5K 25:48--so I was feeling like I would at least average under 9:00 per mile which should keep me under 4 hours overall-not what I was looking for but at that point would certainly take it. Little did I know how much fitness I had lost over the past two months. The 10K split-52:48 --so 27:00 for the second 5K still under 9 per mile but just. The 15K split-1:21:36 or 28:48 for the 3rd 5K, now over 9 minutes per mile pace. I hit the half way point in 1:58:35 so it was still possible I could break 4 hours for the run if I could start to accelerate a bit. But it went the other way--I did enjoy blowing a kiss or two to the cheering Wellesley fans and occasionally gave people a wave but the last ten miles was very tough. I never 'hit the wall' but just got steadily slower. I suppose a cynic could say I wasn't going fast enough to hit the wall and that's probably right, but I am also glad I didn't bump into it at my slow, but unsteady pace.

But there were many memories of encounters that helped me keep going. If I would start to feel a little dejected there was always a new runner to check out--It might be a middle-aged Japanese man with a flag attached to his headband, waving to the crowd as he ran. A young Japanese man and his friend were running with a video camera hooked up to a framework with a wheel on the bottom, taking video of the crowds as they ran through. At one point I caught up with one of the differently abled runners who was running on two 'springs' from the knees down. He was bouncing ahead but mostly from side to side, advancing maybe a foot or so for every 2 strides. That was inspiring for me; if I had felt like quitting it would be pretty hard to justify to that guy!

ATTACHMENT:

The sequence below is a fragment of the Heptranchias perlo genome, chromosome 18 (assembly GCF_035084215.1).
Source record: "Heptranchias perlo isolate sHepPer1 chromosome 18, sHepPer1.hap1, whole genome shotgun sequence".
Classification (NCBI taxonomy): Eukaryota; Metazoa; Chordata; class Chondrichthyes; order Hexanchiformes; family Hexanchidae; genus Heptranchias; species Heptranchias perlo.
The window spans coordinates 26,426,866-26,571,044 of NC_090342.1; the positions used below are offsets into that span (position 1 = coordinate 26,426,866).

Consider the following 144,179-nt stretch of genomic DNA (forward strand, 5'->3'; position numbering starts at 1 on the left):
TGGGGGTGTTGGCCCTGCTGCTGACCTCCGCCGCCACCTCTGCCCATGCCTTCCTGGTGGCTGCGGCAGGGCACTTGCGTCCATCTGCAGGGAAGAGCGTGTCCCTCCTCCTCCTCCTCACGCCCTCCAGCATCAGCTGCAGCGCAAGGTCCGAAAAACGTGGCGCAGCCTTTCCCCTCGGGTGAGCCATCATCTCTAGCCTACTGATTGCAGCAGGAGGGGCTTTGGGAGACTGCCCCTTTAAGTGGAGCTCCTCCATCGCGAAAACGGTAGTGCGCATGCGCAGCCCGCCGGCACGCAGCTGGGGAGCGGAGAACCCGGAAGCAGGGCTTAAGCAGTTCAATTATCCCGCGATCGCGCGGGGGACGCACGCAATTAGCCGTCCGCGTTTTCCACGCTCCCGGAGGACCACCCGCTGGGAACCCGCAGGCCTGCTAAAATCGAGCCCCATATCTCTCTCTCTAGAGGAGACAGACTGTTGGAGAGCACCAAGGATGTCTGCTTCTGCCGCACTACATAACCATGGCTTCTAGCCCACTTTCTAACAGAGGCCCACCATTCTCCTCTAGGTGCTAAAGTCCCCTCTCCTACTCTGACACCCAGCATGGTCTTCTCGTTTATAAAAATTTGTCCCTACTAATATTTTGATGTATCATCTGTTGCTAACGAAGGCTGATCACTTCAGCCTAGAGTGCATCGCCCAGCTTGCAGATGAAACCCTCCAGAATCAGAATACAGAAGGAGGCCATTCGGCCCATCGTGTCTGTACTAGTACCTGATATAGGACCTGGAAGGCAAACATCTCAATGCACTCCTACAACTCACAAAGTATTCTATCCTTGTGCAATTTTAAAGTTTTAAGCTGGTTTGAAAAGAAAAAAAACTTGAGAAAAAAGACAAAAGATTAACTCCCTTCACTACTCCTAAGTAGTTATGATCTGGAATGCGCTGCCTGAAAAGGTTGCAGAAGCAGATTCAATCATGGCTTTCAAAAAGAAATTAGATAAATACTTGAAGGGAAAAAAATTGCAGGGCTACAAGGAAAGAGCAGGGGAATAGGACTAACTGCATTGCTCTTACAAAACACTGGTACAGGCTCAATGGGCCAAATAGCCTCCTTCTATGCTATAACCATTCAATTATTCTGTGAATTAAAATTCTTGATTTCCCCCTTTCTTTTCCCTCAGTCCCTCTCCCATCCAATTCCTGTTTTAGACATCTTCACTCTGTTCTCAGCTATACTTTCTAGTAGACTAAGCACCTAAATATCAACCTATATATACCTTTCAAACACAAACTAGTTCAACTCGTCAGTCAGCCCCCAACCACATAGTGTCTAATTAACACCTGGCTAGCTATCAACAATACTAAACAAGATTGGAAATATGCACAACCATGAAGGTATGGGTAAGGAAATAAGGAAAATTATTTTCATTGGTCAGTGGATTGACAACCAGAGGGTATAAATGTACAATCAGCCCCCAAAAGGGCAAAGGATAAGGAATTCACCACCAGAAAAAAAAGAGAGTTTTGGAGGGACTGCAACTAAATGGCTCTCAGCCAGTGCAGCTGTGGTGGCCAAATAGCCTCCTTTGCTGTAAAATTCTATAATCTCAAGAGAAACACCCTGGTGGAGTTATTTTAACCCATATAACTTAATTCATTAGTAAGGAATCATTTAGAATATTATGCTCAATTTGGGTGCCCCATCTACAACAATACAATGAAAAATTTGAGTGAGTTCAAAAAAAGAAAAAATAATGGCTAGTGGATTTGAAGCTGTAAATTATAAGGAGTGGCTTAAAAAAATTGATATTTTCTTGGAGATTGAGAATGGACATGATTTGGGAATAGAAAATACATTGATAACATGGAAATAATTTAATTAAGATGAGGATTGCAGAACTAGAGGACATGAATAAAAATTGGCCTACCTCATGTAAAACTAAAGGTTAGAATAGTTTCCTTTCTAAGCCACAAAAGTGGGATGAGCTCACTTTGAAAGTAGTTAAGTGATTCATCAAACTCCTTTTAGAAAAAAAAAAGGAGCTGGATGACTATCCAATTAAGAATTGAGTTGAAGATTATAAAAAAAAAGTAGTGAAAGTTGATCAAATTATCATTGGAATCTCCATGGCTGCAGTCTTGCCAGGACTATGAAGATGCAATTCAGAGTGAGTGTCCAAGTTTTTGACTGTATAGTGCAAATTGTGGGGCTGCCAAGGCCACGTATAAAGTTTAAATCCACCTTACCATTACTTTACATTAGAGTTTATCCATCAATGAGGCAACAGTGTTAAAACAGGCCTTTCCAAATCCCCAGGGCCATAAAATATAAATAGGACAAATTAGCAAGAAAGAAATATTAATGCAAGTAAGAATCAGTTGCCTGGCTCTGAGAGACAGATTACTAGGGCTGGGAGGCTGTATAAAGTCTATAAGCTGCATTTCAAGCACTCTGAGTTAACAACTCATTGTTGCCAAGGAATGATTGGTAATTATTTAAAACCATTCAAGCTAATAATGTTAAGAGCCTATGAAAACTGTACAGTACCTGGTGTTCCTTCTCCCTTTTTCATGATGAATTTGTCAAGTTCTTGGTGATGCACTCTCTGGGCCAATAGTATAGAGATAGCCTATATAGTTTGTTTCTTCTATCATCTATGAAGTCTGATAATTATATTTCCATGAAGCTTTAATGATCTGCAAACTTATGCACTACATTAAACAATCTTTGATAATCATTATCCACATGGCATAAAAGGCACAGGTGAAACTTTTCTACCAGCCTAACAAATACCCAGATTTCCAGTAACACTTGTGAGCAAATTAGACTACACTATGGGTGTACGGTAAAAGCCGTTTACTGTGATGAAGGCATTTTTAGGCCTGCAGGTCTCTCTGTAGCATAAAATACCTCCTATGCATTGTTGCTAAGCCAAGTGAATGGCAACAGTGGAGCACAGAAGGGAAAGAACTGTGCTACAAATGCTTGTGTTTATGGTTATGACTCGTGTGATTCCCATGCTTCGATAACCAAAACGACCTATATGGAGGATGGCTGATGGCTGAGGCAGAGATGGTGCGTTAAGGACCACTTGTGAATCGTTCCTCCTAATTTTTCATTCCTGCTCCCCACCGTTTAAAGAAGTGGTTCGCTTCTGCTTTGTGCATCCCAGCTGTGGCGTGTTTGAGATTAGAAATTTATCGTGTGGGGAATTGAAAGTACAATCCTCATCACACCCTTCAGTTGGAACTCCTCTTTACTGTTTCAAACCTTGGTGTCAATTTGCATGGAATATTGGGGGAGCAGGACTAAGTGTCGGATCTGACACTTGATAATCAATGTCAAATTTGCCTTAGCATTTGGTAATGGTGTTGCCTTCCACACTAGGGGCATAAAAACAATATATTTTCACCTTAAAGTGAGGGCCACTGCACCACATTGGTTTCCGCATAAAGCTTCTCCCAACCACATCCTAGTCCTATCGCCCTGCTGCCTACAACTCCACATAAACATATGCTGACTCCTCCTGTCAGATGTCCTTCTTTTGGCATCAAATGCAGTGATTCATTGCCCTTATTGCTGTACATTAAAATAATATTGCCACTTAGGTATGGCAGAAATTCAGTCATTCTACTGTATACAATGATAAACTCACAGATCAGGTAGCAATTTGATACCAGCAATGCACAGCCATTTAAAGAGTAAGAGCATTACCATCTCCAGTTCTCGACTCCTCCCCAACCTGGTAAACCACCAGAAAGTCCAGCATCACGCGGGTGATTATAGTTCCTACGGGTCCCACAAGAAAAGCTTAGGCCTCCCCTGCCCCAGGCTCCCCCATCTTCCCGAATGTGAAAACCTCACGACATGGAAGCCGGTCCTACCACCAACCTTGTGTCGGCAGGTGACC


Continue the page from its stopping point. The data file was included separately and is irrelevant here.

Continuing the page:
The weather, with the headwind occasionally blustering and more raindrops falling, did not help. But I would not have run much faster had the day been perfect. I could feel my stride shortening and knew I was just skimming along the road surface to conserve energy. I started to worry whenever there would be a raised brick crosswalk or if we had to run across trolley car tracks that I might trip and fall. I was not sure I would get up if it happened--But luckily it was just a worry--Nothing bad happened and I did eventually finish with lots of people around me in a time that I could never have imagined, over an hour slower than my 3:18 qualifier, in 4:20:53. But finish I did--and had the medal to prove it!